Back in April of this year, Tidelift demonstrated our initial integration with Atlassian Compass during DevOps and Agile Keynote at the Atlassian Team’22 event. Since then, a lot has happened (including participation in our Series C funding round by Atlassian Ventures). We have been working hard to enhance the integration and now have some great news—we have moved to an alpha release!
These latest capabilities are built for teams looking for ways to integrate technical debt mitigation strategies into their regular development cadence without compromising on delivering new features. Tidelift allows organizations to centralize decisions about what open source releases meet the organization’s standards, and provide recommendations on how to remediate issues if a release does not meet the organization's standards.
With the Tidelift integration, teams using Compass can review their application’s open source health on a regular basis during retrospectives or the upcoming development cycle. The Tidelift overview can help teams determine if they need to dedicate time to remediating issues, and discuss any new issues introduced in the previous development cycle. These metrics can be used to prioritize and plan small pieces of work to bring applications up to date over time, making it easier to respond to any serious issues that are unexpectedly discovered and need to be addressed.
Teams can use the project health score to highlight the most impactful areas to improve application resilience and security. The denied packages list will show open source releases in use that do not meet the organization’s standards, and have been denied for new use.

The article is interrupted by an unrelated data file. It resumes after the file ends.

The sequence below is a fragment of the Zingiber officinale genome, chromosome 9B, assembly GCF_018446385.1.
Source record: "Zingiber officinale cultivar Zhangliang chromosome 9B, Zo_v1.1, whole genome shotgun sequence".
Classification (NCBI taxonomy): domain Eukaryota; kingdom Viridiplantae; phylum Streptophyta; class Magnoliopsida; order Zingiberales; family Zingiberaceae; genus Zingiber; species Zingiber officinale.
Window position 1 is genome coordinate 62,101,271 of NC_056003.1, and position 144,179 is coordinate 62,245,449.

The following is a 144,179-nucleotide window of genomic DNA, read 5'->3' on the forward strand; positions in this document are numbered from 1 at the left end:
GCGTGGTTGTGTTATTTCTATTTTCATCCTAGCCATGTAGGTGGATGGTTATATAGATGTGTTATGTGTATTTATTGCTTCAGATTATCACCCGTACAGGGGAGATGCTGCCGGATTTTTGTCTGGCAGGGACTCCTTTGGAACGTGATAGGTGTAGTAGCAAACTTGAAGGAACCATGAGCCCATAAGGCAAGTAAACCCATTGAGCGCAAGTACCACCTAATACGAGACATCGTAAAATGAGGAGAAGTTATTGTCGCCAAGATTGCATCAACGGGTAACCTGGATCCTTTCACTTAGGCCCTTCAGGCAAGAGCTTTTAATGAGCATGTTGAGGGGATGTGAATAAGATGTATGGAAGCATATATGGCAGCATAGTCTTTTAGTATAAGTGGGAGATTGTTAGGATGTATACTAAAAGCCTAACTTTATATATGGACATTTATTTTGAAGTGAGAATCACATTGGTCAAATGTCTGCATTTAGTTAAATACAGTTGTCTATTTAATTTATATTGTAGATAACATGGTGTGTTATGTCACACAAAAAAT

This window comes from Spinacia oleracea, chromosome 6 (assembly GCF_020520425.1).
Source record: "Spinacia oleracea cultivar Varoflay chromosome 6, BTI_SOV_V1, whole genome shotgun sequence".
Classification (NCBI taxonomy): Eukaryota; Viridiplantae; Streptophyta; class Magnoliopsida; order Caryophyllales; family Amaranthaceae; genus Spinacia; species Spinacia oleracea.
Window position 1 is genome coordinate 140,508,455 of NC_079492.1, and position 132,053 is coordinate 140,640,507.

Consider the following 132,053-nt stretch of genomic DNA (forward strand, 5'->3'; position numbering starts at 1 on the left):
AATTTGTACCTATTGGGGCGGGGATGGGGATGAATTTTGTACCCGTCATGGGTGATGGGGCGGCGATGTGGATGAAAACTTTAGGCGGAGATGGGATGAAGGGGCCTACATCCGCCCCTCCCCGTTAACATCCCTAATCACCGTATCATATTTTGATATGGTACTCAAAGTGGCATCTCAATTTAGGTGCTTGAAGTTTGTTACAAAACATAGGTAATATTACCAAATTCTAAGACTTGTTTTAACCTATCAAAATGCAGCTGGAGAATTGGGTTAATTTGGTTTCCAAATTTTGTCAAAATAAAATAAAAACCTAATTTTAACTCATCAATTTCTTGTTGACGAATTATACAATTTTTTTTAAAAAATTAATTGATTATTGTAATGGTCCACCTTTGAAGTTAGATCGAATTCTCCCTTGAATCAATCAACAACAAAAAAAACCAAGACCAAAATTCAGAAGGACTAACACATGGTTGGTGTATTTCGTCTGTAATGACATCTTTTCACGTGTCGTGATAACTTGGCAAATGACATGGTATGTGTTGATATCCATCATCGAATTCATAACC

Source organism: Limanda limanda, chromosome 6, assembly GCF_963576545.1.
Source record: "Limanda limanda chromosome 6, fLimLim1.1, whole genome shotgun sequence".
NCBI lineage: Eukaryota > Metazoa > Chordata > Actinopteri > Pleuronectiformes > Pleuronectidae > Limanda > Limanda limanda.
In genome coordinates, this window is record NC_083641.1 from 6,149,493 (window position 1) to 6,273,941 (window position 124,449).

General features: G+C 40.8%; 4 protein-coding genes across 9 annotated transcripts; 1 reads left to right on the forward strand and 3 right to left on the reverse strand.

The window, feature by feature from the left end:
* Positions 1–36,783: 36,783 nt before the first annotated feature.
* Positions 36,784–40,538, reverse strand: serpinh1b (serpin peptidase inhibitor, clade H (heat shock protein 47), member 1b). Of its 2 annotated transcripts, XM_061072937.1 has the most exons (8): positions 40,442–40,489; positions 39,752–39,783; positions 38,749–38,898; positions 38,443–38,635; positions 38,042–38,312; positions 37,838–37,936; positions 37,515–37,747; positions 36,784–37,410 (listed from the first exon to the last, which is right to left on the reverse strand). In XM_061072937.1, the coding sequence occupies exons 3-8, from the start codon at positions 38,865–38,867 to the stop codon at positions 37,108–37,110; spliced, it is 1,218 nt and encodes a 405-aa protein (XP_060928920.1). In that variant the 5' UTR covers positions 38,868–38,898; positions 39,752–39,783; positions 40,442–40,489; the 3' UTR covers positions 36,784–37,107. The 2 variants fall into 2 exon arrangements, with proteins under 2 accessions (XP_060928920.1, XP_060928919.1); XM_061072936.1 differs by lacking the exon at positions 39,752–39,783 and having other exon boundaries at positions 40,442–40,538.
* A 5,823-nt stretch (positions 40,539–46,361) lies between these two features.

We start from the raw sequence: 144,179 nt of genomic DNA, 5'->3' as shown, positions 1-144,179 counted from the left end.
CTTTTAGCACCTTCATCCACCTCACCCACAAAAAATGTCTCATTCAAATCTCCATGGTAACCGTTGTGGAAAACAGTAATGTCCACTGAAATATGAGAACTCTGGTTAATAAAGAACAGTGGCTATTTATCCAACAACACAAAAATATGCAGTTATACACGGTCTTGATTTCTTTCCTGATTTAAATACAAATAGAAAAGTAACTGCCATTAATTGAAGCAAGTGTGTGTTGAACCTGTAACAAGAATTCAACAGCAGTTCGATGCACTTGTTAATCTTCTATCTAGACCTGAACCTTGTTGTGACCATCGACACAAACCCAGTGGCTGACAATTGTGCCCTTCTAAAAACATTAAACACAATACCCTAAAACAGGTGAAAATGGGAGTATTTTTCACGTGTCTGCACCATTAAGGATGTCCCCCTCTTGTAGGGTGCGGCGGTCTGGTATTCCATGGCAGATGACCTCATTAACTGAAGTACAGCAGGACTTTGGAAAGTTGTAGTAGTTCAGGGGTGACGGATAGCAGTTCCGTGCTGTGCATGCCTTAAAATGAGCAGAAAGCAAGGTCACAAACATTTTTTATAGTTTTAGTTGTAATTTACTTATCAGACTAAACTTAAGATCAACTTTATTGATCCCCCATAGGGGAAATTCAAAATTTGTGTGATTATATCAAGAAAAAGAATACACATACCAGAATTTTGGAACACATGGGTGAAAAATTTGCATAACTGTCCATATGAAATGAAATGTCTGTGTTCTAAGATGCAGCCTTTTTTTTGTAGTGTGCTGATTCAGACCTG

Technical debt is a well-known, but under-considered, drag on a development team’s velocity. Some of it is from conscious decisions for the sake of delivering a feature quicker, but some comes from not having the time to perform maintenance on older features. Fixing something that isn’t causing a problem yet isn’t glamorous and often gets no accolades.
It might well be that applications that are a few years old still work fine, but the open source components they rely on are now multiple major versions behind the latest and no longer receive security updates. Since the code still works, they may be reluctant to make updates that could involve breaking changes, or they may not be able to justify the time and effort required to do so.
The cost of ignoring updates eventually becomes apparent in two ways: when developers have to do a massive upgrade just to build what would otherwise be a simple task, or when a major security issue is discovered. Too often, teams then find themselves with a long list of items to address, multiplied by all the applications they might be responsible for.
With the Tidelift integration with Compass in place, your team will see just the items your organization has determined as worth addressing as part of their regular cadence.